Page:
Most international flights have been cancelled.
There is no ETA for out-of-stock items that come from Japan.
Shipments to overseas buyers will take longer than normal - possibly much longer. Patience is a virtue - especially in fishing.
DIY Coiled Sighter
by Phillip Dobson
Strike detection is vital when fishing flies below the surface, whether they are weighted nymphs or unweighted wet flies. Most of the time, one can simply follow the end their Hi-Vis line, but that method doesn't work in all cases. A coiled monofilament sighter improves visibility and responds in a very sensitive way to subtle strikes. It's also easy to make and use.
I've tried a variety of material and wrapping methods and have settled on the following: I use fine bi-color mono wrapped around a fly-tying shank. For me, this strikes a balance between visibility and subtlety.
The first thing I do is cut a length of indicator monofilament. I'm using Hanak Bi-colour material, which is approximately equivalent to 4.5x tippet diameter. The color changes every foot and a half, so I simply cut at the midpoint between changes.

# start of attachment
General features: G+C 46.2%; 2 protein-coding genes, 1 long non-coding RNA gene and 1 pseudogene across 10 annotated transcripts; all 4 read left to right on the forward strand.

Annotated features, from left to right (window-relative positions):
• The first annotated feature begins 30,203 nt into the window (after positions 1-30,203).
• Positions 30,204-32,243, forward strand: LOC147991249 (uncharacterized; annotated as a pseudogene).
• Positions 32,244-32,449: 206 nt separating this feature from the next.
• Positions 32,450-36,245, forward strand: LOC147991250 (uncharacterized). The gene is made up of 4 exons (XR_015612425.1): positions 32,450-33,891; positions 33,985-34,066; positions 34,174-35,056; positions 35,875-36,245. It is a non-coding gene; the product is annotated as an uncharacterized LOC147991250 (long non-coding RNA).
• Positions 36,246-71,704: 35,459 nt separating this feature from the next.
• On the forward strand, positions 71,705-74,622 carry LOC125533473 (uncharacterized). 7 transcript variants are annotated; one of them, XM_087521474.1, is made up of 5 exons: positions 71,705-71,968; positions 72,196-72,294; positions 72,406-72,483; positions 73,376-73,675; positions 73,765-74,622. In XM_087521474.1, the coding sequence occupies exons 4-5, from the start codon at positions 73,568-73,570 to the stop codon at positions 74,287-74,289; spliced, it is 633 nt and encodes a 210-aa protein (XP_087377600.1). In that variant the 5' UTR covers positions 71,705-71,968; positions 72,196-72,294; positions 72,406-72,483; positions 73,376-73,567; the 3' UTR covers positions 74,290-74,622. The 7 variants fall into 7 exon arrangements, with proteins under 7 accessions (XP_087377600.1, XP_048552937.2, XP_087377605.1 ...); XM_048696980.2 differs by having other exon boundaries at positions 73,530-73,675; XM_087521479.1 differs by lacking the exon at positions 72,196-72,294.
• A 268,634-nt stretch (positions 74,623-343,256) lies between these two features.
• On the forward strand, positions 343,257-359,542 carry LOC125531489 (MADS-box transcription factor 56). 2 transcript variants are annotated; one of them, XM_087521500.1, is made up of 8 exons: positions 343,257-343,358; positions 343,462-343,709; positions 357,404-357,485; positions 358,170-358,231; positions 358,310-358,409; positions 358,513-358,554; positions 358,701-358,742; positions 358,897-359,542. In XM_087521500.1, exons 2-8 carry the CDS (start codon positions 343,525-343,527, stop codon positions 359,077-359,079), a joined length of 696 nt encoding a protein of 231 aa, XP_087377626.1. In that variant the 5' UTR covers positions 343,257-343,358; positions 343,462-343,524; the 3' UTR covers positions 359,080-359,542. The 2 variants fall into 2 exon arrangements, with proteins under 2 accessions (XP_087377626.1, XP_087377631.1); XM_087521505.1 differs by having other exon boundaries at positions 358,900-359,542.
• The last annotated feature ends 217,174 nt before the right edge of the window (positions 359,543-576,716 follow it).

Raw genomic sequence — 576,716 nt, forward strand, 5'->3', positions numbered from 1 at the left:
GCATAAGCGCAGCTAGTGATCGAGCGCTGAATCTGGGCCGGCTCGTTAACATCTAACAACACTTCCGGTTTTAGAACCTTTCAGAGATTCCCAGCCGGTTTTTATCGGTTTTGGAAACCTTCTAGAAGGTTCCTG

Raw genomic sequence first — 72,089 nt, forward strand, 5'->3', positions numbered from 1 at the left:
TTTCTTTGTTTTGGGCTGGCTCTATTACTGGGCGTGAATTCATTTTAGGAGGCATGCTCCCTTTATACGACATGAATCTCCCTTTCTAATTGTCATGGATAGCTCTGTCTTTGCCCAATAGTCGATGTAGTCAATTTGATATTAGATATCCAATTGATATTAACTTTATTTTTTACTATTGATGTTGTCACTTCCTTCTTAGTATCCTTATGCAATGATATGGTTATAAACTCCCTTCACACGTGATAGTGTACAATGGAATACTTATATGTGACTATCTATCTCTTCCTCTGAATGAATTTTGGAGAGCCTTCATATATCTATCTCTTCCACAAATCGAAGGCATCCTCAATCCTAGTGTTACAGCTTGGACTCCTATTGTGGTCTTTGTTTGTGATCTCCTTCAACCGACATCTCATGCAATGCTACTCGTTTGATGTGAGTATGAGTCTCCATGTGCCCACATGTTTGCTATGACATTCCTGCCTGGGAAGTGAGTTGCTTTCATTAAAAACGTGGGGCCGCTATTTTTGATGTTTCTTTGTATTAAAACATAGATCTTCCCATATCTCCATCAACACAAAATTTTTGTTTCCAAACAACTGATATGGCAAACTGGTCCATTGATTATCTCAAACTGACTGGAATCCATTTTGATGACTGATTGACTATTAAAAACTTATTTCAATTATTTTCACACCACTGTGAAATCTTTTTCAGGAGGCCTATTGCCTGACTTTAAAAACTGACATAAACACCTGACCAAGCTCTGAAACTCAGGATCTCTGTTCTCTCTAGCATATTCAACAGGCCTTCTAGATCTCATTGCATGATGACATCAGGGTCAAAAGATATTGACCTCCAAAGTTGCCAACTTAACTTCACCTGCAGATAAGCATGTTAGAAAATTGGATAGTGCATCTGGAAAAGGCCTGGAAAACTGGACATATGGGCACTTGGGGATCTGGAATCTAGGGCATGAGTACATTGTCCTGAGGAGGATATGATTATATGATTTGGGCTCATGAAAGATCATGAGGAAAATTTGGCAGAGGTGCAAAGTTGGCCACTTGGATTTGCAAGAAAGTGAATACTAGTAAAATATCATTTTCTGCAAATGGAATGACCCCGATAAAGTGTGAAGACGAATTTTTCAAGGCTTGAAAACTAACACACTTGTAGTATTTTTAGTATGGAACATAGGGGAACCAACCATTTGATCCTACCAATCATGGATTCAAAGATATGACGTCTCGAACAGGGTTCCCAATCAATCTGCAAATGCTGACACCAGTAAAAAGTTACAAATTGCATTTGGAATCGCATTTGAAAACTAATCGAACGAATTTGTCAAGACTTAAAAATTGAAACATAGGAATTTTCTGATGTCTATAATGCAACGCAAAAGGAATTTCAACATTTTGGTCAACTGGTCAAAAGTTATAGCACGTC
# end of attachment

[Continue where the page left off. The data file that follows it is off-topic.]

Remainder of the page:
I then tie the mono onto the top of the shank. I like to have a length of the mono follow parallel to the shank, so the finished coil is nicely aligned. Whip finish and cut the thread.
Next, wrap the mono. Your coil should have a nice even color split. I use hackle pliers to hold the line while I start the thread in the back. Tie the coil off and lash the line parallel to the hook shank again. Whip finish and it's time for heat treatment.
To set the coil, immerse it in boiling water for five minutes or so, then immediately put it in the freezer overnight. Carefully (!) cut the thread and slide the coil off of the hook. Incorporate the coil into your line using knots and/or tippet rings and go fishing. You should find that you can easily see the motion of the flies telegraphed into the movement of the coil. You can even slap some floatant on to use as a very sensitive floating indicator for lightweight flies.
Click here to post comments
Join in and write your own page! It's easy to do. How? Simply click here to return to Your Tenkara Stories.
“The bitterness of poor quality remains long after the sweetness of low price is forgotten” – Benjamin Franklin
"Be sure in casting, that your fly fall first into the water, for if the line fall first, it scares or frightens the fish..." Col. Robert Venables 1662
As age slows my pace, I will become more like the heron.
The hooks are sharp.
The coffee's hot.
The fish are slippery when wet.
Beware of the Dogma